Don’t Tell Mum I Work On The Rigs

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I read this book while on a flight a few weeks ago. Its surprisingly readable and relatively short — you can knock it over in a single long haul flight. The book covers the memoirs of an oil rig worker, from childhood right through to middle age. That’s probably the biggest weakness of the book, it just kind of stops when the writer reaches the present day. I felt there wasn’t really a conclusion, which was disappointing.


An interesting fun read however.

[isbn: 1741146984]

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Battlefields Beyond Tomorrow

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I read this anthology as a child, but when I found a copy on ebay that was cheap I couldn’t resist. This is a collection of short stories focusing on what war might be like in the future. It’s a good read, although a couple of the stories are out of place compared with the others.

  • Superiority (Arthur C Clarke)
  • Single Combat (Joe Green)
  • Committee of the Whole (Frank Herbert)
  • Ender’s Game (Orson Scott Card): a classic, and in some ways I prefer the short story. I’ve read the extended series of novels a few years ago, but they’re probably worth revisiting at some point.
  • Hero (Joe E. Haldeman), later became The Forever War.
  • The Survivor (Walter F. Moudy): I have strong memories of this story from reading this anthology as a child. This is still a good story.
  • The Last Objective (Paul Carter)
  • What Do You Want Me to Do to Prove Im Human Stop (Fred Saberhagen): a Berserker story, also known as “Inhuman Error”.
  • Hangman (David Drake): this one is included in Volume 1 of the Complete Hammers Slammers.
  • The Night of the Trolls (Keith Laumer): this was a really good story about Bolos — good enough to send me out to buy some more Bolo books, which I will now have to add to my reading queue. This story was later expanded into The Stars Must Wait, which I didn’t think was nearly as good as the short story.
  • The Nuptial Flight of the Warbirds (Algis Budrys): this story was out of place with the rest of the collection, poorly written, and not very entertaining. I particularly didn’t like how it changed plot flow literally mid sentence without warning. I had to read that page three times to work out what was happening.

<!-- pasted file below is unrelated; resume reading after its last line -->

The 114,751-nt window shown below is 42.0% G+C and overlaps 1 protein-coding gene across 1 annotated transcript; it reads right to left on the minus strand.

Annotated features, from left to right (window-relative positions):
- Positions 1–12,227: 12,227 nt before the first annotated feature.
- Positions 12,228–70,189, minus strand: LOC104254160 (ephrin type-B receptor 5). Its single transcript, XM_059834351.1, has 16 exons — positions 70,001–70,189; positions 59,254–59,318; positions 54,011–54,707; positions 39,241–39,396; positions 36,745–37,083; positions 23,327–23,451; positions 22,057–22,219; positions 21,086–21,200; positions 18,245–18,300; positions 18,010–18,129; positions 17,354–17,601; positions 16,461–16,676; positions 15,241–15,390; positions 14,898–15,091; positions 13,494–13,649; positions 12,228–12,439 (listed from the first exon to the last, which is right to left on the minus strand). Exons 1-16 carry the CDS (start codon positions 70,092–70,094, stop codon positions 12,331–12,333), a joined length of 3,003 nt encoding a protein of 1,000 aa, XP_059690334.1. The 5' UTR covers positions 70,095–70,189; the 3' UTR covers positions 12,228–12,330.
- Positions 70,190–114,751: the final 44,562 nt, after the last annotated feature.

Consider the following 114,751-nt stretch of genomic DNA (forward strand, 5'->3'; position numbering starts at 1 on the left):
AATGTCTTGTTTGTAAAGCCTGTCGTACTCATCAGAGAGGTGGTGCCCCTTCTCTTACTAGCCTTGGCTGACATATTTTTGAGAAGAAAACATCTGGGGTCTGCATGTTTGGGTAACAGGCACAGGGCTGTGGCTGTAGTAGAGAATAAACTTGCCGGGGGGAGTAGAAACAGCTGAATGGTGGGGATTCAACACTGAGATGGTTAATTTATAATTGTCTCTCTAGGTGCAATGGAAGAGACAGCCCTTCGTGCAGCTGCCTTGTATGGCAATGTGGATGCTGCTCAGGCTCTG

• Mirror, Mirror (Alan E. Nourse)
  • The Miracle Workers (Jack Vance)
  • Memorial (Theodore Sturgeon)
  • Shark (Edward Bryant)
  • …Not a Prison Make (Joseph P. Martino): the ending came to suddenly in this story, but gosh its a good ending.
  • Hawk Among the Sparrows (Dean McLaughlin): this story reminds me strongly of the Axis of time stories from John Birmingham. This short story of course came first, and is a lot simpler in its examination of issues surrounding modern military hardware “falling through time” into previous wars.
  • No War, or Battle’s Sound (Harry Harrison)
  • The Defenders (Philip K. Dick)
  • In the Name of the Father (Edward P. Hughes)
  • On the Shadow of a Phosphor Screen (William F. Wu): this one didn’t really do anything for me — the premise that major corporations would be willing to solve disputes based on the outcome of war games seems very weak to me.
  • The Specter General (Theodore R. Cogswell): this story is awesome. Loved it.
  • Fixed Price War (Charles Sheffield)
  • The Long Watch (Robert A. Heinlein)
  • The Machine that Won the War (Isaac Asimov): included in Robot Dreams, as discussed in my list of Asimov Robot Stories.

[isbn: 0517641054]
[award: nebula_novella nominee 1968 (Hawk Among the Sparrows); nebula_short_story nominee1973 (Shark); locus_short_story nominee 1978 (Ender’s Game)]

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